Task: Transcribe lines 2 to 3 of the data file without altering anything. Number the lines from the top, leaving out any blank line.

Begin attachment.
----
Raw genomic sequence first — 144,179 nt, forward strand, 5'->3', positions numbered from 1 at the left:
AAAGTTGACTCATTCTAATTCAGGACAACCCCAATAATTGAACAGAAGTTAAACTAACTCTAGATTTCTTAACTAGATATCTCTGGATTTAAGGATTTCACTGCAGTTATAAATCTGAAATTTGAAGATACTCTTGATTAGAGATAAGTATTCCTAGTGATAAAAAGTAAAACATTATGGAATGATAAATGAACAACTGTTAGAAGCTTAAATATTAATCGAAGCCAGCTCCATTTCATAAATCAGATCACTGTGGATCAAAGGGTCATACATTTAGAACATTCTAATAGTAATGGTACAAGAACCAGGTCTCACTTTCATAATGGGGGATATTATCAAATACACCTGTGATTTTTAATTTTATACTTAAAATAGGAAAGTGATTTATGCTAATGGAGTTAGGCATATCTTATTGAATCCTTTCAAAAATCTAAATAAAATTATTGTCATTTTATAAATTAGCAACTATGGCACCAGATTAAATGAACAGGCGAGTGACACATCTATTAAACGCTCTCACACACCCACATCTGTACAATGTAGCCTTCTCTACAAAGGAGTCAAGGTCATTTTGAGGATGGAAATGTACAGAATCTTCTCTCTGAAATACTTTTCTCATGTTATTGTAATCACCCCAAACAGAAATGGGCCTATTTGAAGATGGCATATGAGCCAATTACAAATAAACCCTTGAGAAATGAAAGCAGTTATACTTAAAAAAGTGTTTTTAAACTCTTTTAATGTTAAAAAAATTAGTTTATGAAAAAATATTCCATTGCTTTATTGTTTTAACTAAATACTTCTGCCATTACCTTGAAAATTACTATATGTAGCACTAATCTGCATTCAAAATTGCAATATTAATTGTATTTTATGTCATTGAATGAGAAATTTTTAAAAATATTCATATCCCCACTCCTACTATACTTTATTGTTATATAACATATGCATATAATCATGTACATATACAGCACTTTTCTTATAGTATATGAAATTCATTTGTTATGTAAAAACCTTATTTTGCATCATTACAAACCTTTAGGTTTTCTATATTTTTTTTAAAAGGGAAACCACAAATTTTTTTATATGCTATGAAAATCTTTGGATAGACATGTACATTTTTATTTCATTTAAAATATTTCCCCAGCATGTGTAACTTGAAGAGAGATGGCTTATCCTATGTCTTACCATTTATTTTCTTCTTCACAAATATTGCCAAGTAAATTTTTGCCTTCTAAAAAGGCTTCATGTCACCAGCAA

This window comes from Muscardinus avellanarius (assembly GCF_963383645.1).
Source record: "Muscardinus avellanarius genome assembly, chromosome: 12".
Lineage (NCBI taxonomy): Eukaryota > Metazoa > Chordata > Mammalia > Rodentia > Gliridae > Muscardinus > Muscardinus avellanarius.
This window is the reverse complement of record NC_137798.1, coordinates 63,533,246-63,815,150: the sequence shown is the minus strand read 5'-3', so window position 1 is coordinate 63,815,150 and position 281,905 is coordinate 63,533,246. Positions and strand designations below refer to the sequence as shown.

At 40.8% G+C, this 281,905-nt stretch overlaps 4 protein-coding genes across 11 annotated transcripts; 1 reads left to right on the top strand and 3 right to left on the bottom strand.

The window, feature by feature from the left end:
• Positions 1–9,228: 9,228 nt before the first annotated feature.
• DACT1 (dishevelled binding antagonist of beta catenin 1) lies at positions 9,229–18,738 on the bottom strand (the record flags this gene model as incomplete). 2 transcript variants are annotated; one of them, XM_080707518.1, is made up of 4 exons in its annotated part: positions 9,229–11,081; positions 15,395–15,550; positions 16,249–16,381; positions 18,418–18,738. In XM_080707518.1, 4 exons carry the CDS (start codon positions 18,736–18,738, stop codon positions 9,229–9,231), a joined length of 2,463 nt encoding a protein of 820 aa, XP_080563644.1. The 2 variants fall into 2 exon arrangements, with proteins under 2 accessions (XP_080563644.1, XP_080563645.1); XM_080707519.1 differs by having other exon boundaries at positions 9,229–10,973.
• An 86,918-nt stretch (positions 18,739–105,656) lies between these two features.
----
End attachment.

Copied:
AAAGTTGACTCATTCTAATTCAGGACAACCCCAATAATTGAACAGAAGTTAAACTAACTCTAGATTTCTTAACTAGATATCTCTGGATTTAAGGATTTCACTGCAGTTATAAATCTGAAATTTGAAGATACTCTTGATTAGAGATAAGTATTCCTAGTGATAAAAAGTAAAACATTATGGAATGATAAATGAACAACTGTTAGAAGCTTAAATATTAATCGAAGCCAGCTCCATTTCATAAATCAGATCACTGTGGATCAAAGGGTCATACATTTAGAACATTCTAATAGTAATGGTACAAGAACCAGGTCTCACTTTCATAATGGGGGATATTATCAAATACACCTGTGATTTTTAATTTTATACTTAAAATAGGAAAGTGATTTATGCTAATGGAGTTAGGCATATCTTATTGAATCCTTTCAAAAATCTAAATAAAATTATTGTCATTTTATAAATTAGCAACTATGGCACCAGATTAAATGAACAGGCGAGTGACACATCTATTAAACGCTCTCACACACCCACATCTGTACAATGTAGCCTTCTCTACAAAGGAGTCAAGGTCATTTTGAGGATGGAAATGTACAGAATCTTCTCTCTGAAATACTTTTCTCATGTTATTGTAATCACCCCAAACAGAAATGGGCCTATTTGAAGATGGCATATGAGCCAATTACAAATAAACCCTTGAGAAATGAAAGCAGTTATACTTAAAAAAGTGTTTTTAAACTCTTTTAATGTTAAAAAAATTAGTTTATGAAAAAATATTCCATTGCTTTATTGTTTTAACTAAATACTTCTGCCATTACCTTGAAAATTACTATATGTAGCACTAATCTGCATTCAAAATTGCAATATTAATTGTATTTTATGTCATTGAATGAGAAATTTTTAAAAATATTCATATCCCCACTCCTACTATACTTTATTGTTATATAACATATGCATATAATCATGTACATATACAGCACTTTTCTTATAGTATATGAAATTCATTTGTTATGTAAAAACCTTATTTTGCATCATTACAAACCTTTAGGTTTTCTATATTTTTTTTAAAAGGGAAACCACAAATTTTTTTATATGCTATGAAAATCTTTGGATAGACATGTACATTTTTATTTCATTTAAAATATTTCCCCAGCATGTGTAACTTGAAGAGAGATGGCTTATCCTATGTCTTACCATTTATTTTCTTCTTCACAAATATTGCCAAGTAAATTTTTGCCTTCTAAAAAGGCTTCATGTCACCAGCAA

This window comes from Muscardinus avellanarius (assembly GCF_963383645.1).